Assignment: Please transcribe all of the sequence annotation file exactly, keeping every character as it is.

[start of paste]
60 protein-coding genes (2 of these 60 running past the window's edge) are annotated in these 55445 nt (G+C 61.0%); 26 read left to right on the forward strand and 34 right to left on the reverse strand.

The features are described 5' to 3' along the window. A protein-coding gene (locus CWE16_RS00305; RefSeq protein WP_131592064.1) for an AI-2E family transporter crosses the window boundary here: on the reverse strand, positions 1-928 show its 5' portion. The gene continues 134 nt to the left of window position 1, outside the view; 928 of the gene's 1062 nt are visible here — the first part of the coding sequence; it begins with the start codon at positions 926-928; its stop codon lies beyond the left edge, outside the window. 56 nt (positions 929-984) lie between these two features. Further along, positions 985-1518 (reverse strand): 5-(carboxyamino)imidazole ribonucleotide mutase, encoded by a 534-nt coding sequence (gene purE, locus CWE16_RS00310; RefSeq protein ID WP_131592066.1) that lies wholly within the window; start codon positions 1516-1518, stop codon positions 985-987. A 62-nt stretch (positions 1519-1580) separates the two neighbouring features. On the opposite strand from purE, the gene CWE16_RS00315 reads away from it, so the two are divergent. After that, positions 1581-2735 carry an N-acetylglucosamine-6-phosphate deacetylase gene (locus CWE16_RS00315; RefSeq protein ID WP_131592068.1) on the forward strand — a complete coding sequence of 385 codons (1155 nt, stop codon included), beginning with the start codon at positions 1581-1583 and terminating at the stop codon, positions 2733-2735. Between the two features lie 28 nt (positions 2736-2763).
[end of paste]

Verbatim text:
60 protein-coding genes (2 of these 60 running past the window's edge) are annotated in these 55445 nt (G+C 61.0%); 26 read left to right on the forward strand and 34 right to left on the reverse strand.

The features are described 5' to 3' along the window. A protein-coding gene (locus CWE16_RS00305; RefSeq protein WP_131592064.1) for an AI-2E family transporter crosses the window boundary here: on the reverse strand, positions 1-928 show its 5' portion. The gene continues 134 nt to the left of window position 1, outside the view; 928 of the gene's 1062 nt are visible here — the first part of the coding sequence; it begins with the start codon at positions 926-928; its stop codon lies beyond the left edge, outside the window. 56 nt (positions 929-984) lie between these two features. Further along, positions 985-1518 (reverse strand): 5-(carboxyamino)imidazole ribonucleotide mutase, encoded by a 534-nt coding sequence (gene purE, locus CWE16_RS00310; RefSeq protein ID WP_131592066.1) that lies wholly within the window; start codon positions 1516-1518, stop codon positions 985-987. A 62-nt stretch (positions 1519-1580) separates the two neighbouring features. On the opposite strand from purE, the gene CWE16_RS00315 reads away from it, so the two are divergent. After that, positions 1581-2735 carry an N-acetylglucosamine-6-phosphate deacetylase gene (locus CWE16_RS00315; RefSeq protein ID WP_131592068.1) on the forward strand — a complete coding sequence of 385 codons (1155 nt, stop codon included), beginning with the start codon at positions 1581-1583 and terminating at the stop codon, positions 2733-2735. Between the two features lie 28 nt (positions 2736-2763).